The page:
Egyptian Blue, also known as calcium copper silicate, is one of the first artificial pigments known to have been used by man. The oldest known example of the exquisite pigment is said to be about 5000 years old, found in a tomb painting dated to the reign of Ka-Sen, the last pharaoh of the First Dynasty. Others, however, state that the earliest evidence of the use of Egyptian blue is from the Fourth Dynasty and the Middle Kingdom, around 4,500 years ago. Nevertheless, by the New Kingdom, Egyptian Blue was used plentifully as a pigment in painting and can be found on statues, tomb paintings and sarcophagi. In addition, Egyptian blue was used to produce a ceramic glaze known as Egyptian faience.
Egyptian faience hippopotamus. Credit: British Museum
Its characteristic blue colour, resulting from one of its main components — copper — ranges from a light to a dark hue, depending on differential processing and composition. If the pigment is ground coarsely, it produces a rich, dark blue, while very finely-ground pigment produces a pale, ethereal blue. It is made by heating a mixture of a calcium compound (typically calcium carbonate), a copper-containing compound (metal filings or malachite), silica sand and soda or potash as a flux, to around 850-950 C.
In Egyptian belief, blue was considered as the colour of the heavens, and hence the universe. It was also associated with water and the Nile. Thus, blue was the colour of life, fertility and rebirth. One of the naturally blue objects that the Egyptians had access to was lapis lazuli, a deep blue semi-precious stone which could be ground up into powder, although this was a luxury item and had to be imported from Afghanistan. Therefore, it is not too surprising that the Egyptians sought to produce a synthetic pigment to use as a substitute for the blue lapis lazuli.
Hunting in the marshes (fragment), tomb chapel of Nebamun. Credit: British Museum.
The manufacture of Egyptian Blue eventually spread beyond Egypt’s borders, and can be found throughout the Mediterranean. Egyptian Blue has been found in numerous Greek and Roman objects, including statues from the Parthenon in Athens and wall paintings in Pompeii. Despite its extensive application in art, Egyptian Blue ceased to be used, and its method of production was forgotten when the Roman era came to an end.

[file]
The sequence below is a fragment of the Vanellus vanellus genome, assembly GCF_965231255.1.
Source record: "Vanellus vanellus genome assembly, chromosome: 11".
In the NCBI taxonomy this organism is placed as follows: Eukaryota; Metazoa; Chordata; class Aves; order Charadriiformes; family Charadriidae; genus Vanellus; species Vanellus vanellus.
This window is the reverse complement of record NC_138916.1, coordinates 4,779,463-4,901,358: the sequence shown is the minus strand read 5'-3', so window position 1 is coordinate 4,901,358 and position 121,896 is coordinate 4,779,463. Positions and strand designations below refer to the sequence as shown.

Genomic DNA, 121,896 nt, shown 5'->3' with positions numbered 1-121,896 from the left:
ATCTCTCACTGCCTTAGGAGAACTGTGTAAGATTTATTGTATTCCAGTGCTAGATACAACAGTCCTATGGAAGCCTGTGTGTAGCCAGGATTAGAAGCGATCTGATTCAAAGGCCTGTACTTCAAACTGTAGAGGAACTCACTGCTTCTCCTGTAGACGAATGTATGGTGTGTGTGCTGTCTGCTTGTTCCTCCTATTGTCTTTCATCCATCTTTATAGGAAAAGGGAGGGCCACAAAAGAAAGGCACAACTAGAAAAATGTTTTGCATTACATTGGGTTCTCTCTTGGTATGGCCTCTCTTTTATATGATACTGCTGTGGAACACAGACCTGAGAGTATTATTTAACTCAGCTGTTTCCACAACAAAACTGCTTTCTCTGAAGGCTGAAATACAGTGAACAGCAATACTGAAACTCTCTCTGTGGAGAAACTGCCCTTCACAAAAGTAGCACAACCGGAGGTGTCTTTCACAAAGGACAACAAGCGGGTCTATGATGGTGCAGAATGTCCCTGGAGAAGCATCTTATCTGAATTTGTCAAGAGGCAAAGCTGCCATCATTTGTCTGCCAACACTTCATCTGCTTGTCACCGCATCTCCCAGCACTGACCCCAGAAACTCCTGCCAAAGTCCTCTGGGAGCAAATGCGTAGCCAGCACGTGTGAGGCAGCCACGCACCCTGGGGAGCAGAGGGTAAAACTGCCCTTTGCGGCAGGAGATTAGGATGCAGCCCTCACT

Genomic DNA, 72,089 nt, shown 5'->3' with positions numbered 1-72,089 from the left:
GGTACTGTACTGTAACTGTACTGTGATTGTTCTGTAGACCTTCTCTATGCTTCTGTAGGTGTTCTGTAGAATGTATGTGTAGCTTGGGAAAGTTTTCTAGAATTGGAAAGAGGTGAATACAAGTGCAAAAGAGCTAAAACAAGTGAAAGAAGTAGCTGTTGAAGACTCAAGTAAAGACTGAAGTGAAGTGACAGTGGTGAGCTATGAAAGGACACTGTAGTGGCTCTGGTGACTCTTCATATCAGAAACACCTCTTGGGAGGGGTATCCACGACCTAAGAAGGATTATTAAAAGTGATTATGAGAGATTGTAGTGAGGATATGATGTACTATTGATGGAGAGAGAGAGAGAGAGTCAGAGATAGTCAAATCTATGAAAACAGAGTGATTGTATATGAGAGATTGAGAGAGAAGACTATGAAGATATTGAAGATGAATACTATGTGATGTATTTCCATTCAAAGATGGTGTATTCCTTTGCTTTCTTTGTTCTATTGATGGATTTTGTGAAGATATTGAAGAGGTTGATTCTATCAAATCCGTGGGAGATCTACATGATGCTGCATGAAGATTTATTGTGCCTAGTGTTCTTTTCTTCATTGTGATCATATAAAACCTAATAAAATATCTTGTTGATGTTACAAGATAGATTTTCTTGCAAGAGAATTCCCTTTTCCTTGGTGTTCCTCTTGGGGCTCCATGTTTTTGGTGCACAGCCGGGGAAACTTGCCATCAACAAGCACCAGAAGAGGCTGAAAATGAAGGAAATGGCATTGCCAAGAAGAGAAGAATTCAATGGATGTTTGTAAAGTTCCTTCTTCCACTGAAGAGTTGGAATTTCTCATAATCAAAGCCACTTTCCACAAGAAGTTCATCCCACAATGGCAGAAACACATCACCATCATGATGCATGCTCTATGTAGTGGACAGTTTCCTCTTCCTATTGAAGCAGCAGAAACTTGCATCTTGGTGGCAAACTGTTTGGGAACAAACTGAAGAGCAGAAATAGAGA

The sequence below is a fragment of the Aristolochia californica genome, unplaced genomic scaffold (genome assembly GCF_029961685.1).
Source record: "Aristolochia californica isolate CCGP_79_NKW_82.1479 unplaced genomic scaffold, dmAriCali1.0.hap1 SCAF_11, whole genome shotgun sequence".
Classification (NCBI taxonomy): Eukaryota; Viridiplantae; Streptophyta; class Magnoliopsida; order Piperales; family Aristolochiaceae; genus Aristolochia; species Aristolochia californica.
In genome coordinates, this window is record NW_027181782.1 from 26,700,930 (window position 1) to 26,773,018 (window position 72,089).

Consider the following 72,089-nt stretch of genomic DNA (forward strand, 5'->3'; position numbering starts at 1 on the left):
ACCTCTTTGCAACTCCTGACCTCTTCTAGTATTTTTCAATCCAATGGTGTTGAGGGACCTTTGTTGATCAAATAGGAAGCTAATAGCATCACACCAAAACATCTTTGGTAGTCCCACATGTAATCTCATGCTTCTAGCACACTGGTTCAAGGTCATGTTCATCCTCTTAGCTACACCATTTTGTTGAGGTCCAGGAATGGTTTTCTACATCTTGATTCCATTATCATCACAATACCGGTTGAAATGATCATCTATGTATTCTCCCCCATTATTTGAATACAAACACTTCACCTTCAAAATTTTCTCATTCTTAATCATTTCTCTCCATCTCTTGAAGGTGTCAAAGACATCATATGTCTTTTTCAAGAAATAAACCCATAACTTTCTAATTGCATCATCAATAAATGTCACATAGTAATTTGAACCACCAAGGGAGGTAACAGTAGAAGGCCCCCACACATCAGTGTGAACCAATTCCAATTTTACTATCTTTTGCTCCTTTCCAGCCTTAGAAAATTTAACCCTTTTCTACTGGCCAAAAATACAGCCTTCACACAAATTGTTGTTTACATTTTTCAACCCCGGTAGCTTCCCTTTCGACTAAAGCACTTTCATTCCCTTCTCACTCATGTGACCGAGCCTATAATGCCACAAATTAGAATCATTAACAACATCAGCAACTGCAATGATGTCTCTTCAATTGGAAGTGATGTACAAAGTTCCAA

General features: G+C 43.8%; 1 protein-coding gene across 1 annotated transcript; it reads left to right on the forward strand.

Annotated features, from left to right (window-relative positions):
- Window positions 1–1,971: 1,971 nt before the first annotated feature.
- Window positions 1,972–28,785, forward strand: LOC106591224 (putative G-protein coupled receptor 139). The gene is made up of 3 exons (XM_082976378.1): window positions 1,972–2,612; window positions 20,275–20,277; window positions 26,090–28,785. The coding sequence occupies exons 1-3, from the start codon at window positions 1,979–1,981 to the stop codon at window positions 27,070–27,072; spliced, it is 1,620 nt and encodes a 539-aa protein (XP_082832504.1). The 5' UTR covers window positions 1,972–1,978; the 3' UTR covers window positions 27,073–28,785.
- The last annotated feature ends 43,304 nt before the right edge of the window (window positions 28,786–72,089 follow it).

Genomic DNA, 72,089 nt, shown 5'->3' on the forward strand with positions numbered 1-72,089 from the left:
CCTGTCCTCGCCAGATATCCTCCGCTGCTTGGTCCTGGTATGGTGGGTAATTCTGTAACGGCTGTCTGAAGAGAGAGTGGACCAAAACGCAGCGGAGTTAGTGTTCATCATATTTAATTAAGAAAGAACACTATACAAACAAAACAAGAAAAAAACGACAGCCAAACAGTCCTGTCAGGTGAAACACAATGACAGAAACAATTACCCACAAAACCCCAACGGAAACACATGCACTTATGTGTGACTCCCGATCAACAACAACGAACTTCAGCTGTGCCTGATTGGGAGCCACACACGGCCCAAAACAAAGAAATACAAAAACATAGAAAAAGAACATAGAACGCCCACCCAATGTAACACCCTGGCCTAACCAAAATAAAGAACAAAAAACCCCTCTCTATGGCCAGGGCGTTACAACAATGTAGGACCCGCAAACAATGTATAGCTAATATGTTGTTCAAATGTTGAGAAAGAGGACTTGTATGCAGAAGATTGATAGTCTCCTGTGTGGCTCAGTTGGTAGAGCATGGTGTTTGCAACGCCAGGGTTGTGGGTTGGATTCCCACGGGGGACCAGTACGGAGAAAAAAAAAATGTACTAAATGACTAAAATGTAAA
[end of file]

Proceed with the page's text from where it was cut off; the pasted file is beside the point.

In the 19th century, Egyptian Blue was re-discovered. The excavations at Pompeii revealed that many wall paintings had Egyptian Blue on them, and this prompted scientists to investigate the exact composition of this pigment. Since then, researchers have gained a much deeper understanding of its unique properties. Experiments found that Egyptian Blue has the highly unusual quality of emitting infrared light when red light is shone onto it. This emission is extraordinarily powerful and long-lived, but cannot be seen by the naked eye, because human vision does not normally extend into the infrared range of the light spectrum. In addition, scientists unexpectedly discovered that Egyptian Blue will split into ‘nanosheets’ – a thousand times thinner than a human hair – if stirred in warm water for several days. Scientists now believe that its unique properties may make Egyptian Blue suitable for a variety of modern applications.
Egyptian Blue may one day be utilized for communication purposes, as its beams are similar to those used in remote controls and telecommunication devices. Moreover, Egyptian blue could be used in advanced biomedical imaging, as its near-infrared radiation is able to penetrate through tissue better than other wavelengths. As an ink solution, Egyptian blue opens up new ways for its incorporation into modern appliances, such as the development of new types of security ink and possibly as a dye in the biomedical field. While the use of Egyptian blue in modern high-tech applications is still in its infancy at this stage, it does seem that its future is a bright one.